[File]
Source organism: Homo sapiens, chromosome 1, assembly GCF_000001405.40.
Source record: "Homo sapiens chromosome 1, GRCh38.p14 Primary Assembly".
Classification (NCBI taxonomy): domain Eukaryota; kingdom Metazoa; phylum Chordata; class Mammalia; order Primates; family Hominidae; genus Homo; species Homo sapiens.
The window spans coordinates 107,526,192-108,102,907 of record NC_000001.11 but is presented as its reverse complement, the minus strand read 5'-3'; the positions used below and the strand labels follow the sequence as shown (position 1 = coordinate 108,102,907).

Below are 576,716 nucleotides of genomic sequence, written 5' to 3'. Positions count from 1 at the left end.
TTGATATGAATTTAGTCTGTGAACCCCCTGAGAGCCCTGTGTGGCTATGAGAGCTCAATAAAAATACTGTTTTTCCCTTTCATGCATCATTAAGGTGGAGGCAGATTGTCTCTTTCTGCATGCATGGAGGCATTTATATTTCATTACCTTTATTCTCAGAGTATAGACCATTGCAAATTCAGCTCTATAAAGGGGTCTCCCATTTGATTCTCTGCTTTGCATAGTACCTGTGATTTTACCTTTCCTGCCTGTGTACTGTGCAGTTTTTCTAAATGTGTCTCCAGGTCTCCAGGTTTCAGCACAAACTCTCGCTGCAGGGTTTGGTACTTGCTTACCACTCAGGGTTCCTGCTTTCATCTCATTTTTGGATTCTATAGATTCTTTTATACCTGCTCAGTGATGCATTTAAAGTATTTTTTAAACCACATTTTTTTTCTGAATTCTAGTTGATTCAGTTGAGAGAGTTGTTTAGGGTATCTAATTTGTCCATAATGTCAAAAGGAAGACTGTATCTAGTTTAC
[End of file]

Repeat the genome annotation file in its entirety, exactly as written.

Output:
Source organism: Homo sapiens, chromosome 1, assembly GCF_000001405.40.
Source record: "Homo sapiens chromosome 1, GRCh38.p14 Primary Assembly".
Classification (NCBI taxonomy): domain Eukaryota; kingdom Metazoa; phylum Chordata; class Mammalia; order Primates; family Hominidae; genus Homo; species Homo sapiens.
The window spans coordinates 107,526,192-108,102,907 of record NC_000001.11 but is presented as its reverse complement, the minus strand read 5'-3'; the positions used below and the strand labels follow the sequence as shown (position 1 = coordinate 108,102,907).

Below are 576,716 nucleotides of genomic sequence, written 5' to 3'. Positions count from 1 at the left end.
TTGATATGAATTTAGTCTGTGAACCCCCTGAGAGCCCTGTGTGGCTATGAGAGCTCAATAAAAATACTGTTTTTCCCTTTCATGCATCATTAAGGTGGAGGCAGATTGTCTCTTTCTGCATGCATGGAGGCATTTATATTTCATTACCTTTATTCTCAGAGTATAGACCATTGCAAATTCAGCTCTATAAAGGGGTCTCCCATTTGATTCTCTGCTTTGCATAGTACCTGTGATTTTACCTTTCCTGCCTGTGTACTGTGCAGTTTTTCTAAATGTGTCTCCAGGTCTCCAGGTTTCAGCACAAACTCTCGCTGCAGGGTTTGGTACTTGCTTACCACTCAGGGTTCCTGCTTTCATCTCATTTTTGGATTCTATAGATTCTTTTATACCTGCTCAGTGATGCATTTAAAGTATTTTTTAAACCACATTTTTTTTCTGAATTCTAGTTGATTCAGTTGAGAGAGTTGTTTAGGGTATCTAATTTGTCCATAATGTCAAAAGGAAGACTGTATCTAGTTTAC